Like Day, former sheriff and convicted felon Victor Hill just can’t quit his former office. While awaiting word from the Bureau of Prisons as to where he will spend the next 18 months, Hill continues to promote Interim Sheriff and godson Levon Allen, escorting his protege to tightly-controlled appearances around the county, then posting about each stop after the fact on Facebook. Two people e-mailed one of Hill’s photos of Allen to The Clayton Crescent, pointing out that Allen was wearing a pistol in the small of his back, seemingly without a holster, while playing touch football with kids in Starr Park. They complained that it was unsafe.
Hill’s social media minions temporarily piped down the weekend before Hill was sentenced to 18 months in federal prison and six years’ supervised release and for a day or two after that. Soon enough, they began their coordinated attacks on anyone they deemed not sufficiently obsequious towards the Dynamic Duo. Some were particularly upset with The Clayton Crescent, which has covered problems in the Clayton County Jail for the past three years, as well as the federal trials of Hill, former Chief of Staff Mitzi Bickers. They falsely claimed that The Clayton Crescent has not covered problems at the Clayton County Police Department.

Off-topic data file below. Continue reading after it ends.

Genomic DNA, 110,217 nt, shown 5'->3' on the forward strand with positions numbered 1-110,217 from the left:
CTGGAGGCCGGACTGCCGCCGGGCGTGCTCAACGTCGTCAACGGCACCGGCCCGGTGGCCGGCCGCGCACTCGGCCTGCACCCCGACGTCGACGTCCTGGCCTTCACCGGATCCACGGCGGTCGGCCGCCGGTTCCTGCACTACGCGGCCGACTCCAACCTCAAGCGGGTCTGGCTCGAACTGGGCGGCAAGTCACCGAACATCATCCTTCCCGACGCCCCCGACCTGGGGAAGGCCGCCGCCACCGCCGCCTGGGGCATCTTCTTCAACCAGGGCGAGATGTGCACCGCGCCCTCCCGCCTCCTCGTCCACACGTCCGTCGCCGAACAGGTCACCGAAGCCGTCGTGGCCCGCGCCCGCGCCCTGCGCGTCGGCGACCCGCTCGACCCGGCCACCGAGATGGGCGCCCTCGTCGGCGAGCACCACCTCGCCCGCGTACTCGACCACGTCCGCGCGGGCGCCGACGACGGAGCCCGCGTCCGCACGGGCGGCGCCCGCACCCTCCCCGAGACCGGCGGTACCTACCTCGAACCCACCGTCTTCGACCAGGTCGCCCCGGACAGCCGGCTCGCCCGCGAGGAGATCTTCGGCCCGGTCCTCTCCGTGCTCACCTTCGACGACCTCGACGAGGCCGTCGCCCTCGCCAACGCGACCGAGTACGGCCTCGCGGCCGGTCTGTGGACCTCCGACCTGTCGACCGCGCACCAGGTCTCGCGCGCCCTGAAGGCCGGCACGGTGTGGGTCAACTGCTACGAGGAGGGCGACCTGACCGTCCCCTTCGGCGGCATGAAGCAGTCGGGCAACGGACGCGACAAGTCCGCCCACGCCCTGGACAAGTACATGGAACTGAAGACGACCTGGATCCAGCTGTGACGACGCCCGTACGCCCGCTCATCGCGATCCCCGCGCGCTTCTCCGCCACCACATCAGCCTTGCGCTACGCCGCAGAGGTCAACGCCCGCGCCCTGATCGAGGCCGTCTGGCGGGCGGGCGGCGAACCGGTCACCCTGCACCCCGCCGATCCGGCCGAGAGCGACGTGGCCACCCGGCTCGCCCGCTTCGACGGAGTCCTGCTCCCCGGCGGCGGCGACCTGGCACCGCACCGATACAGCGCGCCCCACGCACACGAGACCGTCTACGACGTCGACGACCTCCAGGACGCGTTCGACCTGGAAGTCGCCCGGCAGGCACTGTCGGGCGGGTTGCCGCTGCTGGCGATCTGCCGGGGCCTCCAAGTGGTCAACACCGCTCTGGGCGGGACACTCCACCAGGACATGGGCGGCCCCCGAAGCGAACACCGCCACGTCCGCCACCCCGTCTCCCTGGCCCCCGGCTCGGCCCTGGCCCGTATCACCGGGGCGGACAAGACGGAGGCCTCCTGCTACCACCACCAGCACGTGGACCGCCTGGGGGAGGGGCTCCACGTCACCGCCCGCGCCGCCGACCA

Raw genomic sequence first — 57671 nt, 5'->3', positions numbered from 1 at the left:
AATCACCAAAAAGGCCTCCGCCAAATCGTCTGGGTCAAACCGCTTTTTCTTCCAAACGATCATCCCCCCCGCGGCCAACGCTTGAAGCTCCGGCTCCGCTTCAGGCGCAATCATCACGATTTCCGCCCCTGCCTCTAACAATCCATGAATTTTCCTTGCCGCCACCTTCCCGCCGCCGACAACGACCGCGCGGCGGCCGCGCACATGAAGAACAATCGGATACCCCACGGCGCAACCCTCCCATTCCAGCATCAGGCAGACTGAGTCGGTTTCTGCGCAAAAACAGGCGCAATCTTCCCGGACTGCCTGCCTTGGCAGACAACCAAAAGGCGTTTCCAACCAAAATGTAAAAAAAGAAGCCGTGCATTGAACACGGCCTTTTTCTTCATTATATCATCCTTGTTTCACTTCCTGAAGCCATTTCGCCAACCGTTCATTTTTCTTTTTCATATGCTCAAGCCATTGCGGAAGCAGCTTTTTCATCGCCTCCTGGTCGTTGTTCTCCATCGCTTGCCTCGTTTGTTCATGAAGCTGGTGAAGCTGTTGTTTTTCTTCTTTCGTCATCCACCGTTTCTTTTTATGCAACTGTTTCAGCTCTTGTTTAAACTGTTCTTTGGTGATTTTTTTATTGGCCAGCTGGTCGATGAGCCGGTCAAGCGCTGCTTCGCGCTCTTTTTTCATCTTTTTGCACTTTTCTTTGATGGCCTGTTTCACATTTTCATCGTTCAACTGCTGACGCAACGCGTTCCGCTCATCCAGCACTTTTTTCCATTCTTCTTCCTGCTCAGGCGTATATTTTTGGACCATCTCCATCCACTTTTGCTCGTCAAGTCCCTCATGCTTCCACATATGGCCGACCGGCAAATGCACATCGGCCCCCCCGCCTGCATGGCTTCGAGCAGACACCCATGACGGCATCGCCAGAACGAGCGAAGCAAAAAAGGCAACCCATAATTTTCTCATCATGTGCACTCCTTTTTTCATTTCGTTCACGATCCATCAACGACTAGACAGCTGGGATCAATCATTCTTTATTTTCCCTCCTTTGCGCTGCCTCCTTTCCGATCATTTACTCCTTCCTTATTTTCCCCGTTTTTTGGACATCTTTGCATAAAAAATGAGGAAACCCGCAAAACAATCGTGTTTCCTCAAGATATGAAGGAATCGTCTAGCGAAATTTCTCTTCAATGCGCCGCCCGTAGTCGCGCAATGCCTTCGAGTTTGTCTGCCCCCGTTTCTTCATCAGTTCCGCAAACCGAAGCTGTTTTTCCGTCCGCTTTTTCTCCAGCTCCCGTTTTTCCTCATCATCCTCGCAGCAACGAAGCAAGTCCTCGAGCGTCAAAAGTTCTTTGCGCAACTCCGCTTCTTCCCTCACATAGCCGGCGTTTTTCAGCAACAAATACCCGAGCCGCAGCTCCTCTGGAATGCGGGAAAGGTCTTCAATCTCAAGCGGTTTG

On Election Day, as the Allen troops were out in force campaigning on Tara Boulevard, word got out among the press corps that Hill was campaigning with Allen. The campaign began moving around soon after. The Clayton Crescent caught up with Allen at Jonesboro Road and Georgia Hwy. 138, but Hill was nowhere in sight. Asked where Hill was, Allen pointed uphill in the general direction of a black SUV that Allen later entered from the passenger side. Several Hill campaigners made a point of photographing this reporter and commenting on the quality of The Clayton Crescent’s news coverage.